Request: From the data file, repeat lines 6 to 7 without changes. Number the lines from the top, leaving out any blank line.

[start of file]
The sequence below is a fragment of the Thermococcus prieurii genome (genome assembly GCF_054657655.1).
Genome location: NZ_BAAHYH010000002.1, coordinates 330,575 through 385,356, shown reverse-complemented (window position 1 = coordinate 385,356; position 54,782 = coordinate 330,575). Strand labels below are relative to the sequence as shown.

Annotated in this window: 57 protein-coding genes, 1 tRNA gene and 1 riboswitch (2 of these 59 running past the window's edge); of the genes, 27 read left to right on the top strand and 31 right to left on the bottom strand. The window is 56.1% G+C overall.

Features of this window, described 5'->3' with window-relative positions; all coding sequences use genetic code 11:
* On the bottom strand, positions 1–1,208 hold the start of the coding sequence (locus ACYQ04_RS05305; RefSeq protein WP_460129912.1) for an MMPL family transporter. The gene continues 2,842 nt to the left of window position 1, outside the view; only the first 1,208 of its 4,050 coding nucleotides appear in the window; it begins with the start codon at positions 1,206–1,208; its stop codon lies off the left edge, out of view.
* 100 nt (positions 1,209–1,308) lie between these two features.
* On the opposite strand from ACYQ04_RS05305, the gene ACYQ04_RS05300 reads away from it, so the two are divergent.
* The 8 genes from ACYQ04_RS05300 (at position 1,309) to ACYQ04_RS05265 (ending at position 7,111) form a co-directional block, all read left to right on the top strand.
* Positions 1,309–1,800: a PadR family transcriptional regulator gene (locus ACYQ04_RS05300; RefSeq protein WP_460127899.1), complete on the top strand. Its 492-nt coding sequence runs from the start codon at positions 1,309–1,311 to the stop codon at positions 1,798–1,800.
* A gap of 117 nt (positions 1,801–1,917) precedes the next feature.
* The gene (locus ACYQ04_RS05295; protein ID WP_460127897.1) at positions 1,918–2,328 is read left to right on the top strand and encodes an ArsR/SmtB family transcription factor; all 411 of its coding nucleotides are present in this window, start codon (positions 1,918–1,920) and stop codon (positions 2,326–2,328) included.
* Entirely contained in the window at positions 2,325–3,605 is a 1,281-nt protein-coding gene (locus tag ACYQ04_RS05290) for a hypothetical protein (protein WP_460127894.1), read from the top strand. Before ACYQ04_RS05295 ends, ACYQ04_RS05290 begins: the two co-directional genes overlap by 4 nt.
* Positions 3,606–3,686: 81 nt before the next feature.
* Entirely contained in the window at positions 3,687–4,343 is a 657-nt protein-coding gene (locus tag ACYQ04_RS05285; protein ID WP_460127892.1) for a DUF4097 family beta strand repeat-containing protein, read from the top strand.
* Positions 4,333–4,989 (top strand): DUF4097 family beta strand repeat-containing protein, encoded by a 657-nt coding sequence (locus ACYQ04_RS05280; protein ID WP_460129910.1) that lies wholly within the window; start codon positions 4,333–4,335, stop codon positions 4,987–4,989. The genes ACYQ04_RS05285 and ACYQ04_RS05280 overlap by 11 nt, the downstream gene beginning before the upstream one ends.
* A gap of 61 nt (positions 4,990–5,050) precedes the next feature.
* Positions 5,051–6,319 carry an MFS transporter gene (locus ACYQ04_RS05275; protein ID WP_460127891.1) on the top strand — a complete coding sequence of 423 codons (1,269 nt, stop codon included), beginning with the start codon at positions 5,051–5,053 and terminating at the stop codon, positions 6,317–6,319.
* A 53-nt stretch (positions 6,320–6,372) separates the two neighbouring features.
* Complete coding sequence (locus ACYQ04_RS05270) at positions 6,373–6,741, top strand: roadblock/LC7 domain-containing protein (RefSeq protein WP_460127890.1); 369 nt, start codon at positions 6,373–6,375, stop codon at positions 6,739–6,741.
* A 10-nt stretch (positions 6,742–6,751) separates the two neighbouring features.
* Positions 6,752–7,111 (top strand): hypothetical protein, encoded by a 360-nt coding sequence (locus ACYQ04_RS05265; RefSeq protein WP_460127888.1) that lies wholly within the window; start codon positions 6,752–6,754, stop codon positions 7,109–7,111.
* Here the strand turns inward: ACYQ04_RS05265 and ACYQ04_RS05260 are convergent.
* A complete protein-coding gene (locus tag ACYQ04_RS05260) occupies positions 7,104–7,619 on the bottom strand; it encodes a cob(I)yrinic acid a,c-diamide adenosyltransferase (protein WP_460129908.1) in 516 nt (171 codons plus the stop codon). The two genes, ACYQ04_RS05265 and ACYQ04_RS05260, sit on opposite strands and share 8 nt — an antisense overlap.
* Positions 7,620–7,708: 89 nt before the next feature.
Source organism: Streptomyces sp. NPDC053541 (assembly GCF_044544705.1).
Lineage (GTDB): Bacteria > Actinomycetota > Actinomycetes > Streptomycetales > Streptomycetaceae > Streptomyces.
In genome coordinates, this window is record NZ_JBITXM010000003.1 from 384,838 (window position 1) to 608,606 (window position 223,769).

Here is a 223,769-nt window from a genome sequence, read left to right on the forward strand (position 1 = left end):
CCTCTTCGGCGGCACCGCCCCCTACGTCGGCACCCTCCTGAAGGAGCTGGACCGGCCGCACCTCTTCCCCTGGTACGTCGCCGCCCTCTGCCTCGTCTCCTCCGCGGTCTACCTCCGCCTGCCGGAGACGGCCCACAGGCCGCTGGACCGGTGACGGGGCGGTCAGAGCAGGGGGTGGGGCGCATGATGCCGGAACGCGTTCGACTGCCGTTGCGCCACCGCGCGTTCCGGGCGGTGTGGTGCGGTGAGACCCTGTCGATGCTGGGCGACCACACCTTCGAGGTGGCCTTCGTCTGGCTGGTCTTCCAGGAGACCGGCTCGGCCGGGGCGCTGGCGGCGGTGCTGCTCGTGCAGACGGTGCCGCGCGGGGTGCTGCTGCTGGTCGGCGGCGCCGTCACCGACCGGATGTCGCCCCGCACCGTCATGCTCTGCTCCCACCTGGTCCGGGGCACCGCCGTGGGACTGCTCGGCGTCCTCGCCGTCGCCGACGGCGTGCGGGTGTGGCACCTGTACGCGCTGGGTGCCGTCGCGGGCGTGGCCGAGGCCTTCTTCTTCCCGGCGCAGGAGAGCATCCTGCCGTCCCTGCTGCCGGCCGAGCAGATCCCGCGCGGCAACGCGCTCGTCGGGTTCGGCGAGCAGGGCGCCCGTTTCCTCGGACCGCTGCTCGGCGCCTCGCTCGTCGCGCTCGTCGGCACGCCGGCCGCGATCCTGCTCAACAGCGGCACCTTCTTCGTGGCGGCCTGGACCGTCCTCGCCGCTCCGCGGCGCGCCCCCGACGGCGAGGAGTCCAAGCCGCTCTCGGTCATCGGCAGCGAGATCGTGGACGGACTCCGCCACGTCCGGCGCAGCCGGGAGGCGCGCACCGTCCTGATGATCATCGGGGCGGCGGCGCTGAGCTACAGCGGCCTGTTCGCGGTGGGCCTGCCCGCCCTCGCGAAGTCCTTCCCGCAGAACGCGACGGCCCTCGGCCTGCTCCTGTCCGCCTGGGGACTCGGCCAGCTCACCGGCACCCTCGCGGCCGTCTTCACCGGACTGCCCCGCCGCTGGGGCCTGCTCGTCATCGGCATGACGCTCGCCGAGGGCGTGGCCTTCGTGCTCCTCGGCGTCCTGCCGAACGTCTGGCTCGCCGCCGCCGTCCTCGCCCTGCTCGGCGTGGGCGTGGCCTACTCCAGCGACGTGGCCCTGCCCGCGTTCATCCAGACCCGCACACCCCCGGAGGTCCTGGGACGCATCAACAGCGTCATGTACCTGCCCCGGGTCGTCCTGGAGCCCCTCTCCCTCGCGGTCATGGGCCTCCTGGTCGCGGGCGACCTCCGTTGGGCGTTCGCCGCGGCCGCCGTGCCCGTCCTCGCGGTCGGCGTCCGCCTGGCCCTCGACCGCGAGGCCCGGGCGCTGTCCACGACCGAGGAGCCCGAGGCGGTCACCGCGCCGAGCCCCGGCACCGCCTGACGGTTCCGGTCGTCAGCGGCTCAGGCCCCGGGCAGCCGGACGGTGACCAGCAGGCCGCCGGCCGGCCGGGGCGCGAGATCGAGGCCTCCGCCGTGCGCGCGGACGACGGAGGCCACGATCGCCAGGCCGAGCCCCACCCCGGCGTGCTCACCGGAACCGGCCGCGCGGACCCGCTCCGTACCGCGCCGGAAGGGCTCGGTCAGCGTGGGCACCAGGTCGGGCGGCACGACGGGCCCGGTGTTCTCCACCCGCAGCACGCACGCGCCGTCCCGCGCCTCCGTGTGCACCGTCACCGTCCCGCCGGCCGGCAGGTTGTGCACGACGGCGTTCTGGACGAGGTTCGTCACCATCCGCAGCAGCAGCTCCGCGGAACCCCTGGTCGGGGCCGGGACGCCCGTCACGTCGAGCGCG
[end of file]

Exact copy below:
* 100 nt (positions 1,209–1,308) lie between these two features.
* On the opposite strand from ACYQ04_RS05305, the gene ACYQ04_RS05300 reads away from it, so the two are divergent.